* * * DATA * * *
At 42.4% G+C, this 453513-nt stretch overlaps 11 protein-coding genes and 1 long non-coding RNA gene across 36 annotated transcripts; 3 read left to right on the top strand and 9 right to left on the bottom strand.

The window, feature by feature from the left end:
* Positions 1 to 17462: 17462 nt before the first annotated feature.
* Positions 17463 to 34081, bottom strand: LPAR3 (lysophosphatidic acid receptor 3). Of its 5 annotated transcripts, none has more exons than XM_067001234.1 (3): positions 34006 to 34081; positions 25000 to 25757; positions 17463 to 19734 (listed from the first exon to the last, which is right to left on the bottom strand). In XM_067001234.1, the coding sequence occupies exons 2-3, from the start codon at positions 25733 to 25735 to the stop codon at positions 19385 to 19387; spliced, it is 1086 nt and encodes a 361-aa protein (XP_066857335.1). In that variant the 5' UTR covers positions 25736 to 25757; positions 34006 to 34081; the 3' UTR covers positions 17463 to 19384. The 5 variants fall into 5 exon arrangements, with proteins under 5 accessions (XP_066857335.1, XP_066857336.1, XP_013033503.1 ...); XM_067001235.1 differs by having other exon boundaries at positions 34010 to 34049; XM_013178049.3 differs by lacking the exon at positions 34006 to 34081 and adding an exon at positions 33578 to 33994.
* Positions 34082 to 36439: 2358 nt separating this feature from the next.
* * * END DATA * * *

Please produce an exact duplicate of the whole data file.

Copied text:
At 42.4% G+C, this 453513-nt stretch overlaps 11 protein-coding genes and 1 long non-coding RNA gene across 36 annotated transcripts; 3 read left to right on the top strand and 9 right to left on the bottom strand.

The window, feature by feature from the left end:
* Positions 1 to 17462: 17462 nt before the first annotated feature.
* Positions 17463 to 34081, bottom strand: LPAR3 (lysophosphatidic acid receptor 3). Of its 5 annotated transcripts, none has more exons than XM_067001234.1 (3): positions 34006 to 34081; positions 25000 to 25757; positions 17463 to 19734 (listed from the first exon to the last, which is right to left on the bottom strand). In XM_067001234.1, the coding sequence occupies exons 2-3, from the start codon at positions 25733 to 25735 to the stop codon at positions 19385 to 19387; spliced, it is 1086 nt and encodes a 361-aa protein (XP_066857335.1). In that variant the 5' UTR covers positions 25736 to 25757; positions 34006 to 34081; the 3' UTR covers positions 17463 to 19384. The 5 variants fall into 5 exon arrangements, with proteins under 5 accessions (XP_066857335.1, XP_066857336.1, XP_013033503.1 ...); XM_067001235.1 differs by having other exon boundaries at positions 34010 to 34049; XM_013178049.3 differs by lacking the exon at positions 34006 to 34081 and adding an exon at positions 33578 to 33994.
* Positions 34082 to 36439: 2358 nt separating this feature from the next.